Anthony Zepperi, Staff Writer
HARTFORD — As the new school year recently commenced, more than a dozen public schools across Connecticut have temporarily shut down classroom learning due to Coronavirus cases among students and staff, as administrators ask for transparency in school closure recommendations from the state.
Gov. Ned Lamont said that schools should not shut down just because of a single case, particularly at the K through 8 level where most districts are cohorting students.
“I think it’s worth remembering that of all the schools that have been opened, some full-time, some part-time, we have had 32 infections,” Lamont said. “That’s 32 out of six or seven hundred thousand students and teachers and administrators so it’s a much lower positivity rate than we’re used to seeing in the general population right now.”
Lamont said that confusion is warranted during the pandemic.
“There will be some confusion, but generally that means a class is being quarantined if there happens to be an infection,” Lamont said.
As of Monday afternoon, at least 11 schools had closed for at least a day due to a coronavirus case, in addition to the entire New Milford school district, which includes five schools and the Litchfield Hills Transition Center for young adults with disabilities.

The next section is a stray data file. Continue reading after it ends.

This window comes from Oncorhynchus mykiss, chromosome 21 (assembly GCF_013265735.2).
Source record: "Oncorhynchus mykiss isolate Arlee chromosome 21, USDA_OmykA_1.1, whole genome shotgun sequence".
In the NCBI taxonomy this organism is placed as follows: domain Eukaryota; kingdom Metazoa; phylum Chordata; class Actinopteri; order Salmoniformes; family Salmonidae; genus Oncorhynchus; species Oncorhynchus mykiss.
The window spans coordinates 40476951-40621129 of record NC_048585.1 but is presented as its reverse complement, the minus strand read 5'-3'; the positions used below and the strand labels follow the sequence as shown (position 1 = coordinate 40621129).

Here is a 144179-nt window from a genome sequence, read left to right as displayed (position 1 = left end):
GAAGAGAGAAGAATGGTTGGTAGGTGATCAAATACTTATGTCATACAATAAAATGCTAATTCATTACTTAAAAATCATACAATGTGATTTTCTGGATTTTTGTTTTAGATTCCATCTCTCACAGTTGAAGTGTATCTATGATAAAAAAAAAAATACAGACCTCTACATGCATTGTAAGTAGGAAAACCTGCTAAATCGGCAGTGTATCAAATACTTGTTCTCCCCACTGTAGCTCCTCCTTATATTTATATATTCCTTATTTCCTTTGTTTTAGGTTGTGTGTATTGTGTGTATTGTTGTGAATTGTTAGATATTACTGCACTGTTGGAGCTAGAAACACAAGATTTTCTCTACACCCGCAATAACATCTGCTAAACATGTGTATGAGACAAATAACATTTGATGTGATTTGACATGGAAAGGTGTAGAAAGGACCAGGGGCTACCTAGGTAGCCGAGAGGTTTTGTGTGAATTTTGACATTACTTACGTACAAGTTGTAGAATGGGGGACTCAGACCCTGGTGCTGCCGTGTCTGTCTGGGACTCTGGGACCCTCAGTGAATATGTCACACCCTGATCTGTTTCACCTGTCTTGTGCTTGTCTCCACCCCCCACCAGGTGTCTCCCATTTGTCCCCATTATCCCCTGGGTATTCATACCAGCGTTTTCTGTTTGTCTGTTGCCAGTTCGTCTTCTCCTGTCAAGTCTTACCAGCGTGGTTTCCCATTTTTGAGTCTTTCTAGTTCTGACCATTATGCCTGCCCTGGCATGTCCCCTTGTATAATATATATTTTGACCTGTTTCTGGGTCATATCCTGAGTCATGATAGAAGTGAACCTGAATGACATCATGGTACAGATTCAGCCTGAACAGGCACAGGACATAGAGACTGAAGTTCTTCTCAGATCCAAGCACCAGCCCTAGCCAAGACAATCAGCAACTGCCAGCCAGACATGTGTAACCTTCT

High schools around the state closed due to positive cases, including schools in West Haven, Westbrook and Killingly, Dag Hammarskjold Middle School in Wallingford and the Tisdale School in Bridgeport.
West Haven Superintendent of Schools Neil Cavallaro said that schools must cooperate with the proper buildings to help prevent the spread of the virus.
“In accordance with the CDC recommendations, Connecticut public schools are not conducting widespread or regular testing of students and staff,” Cavallaro said. “When a student or staff member decides to get tested and tests positive, school administrators and local health officials must conduct contact tracing.”
Cavallaro said that he is thinking of all options available in any case schools have to be shut down.
“There’s going to be positive cases,” Cavallaro said. “ I think what’s going to happen is, as we move into the school year, we will refine our process of when we will decide to close schools or what’s going to be the ultimate factor in us closing schools.”
All decisions to close down schools will be decided from other pertinent officials, according to Lamont.
“If we think people are getting too remissive or too restrictive, maybe Deidre Gifford, acting commissioner of the state Department of Public Health or Miguel Cardona, state education commissioner, will reach out to them,” he said.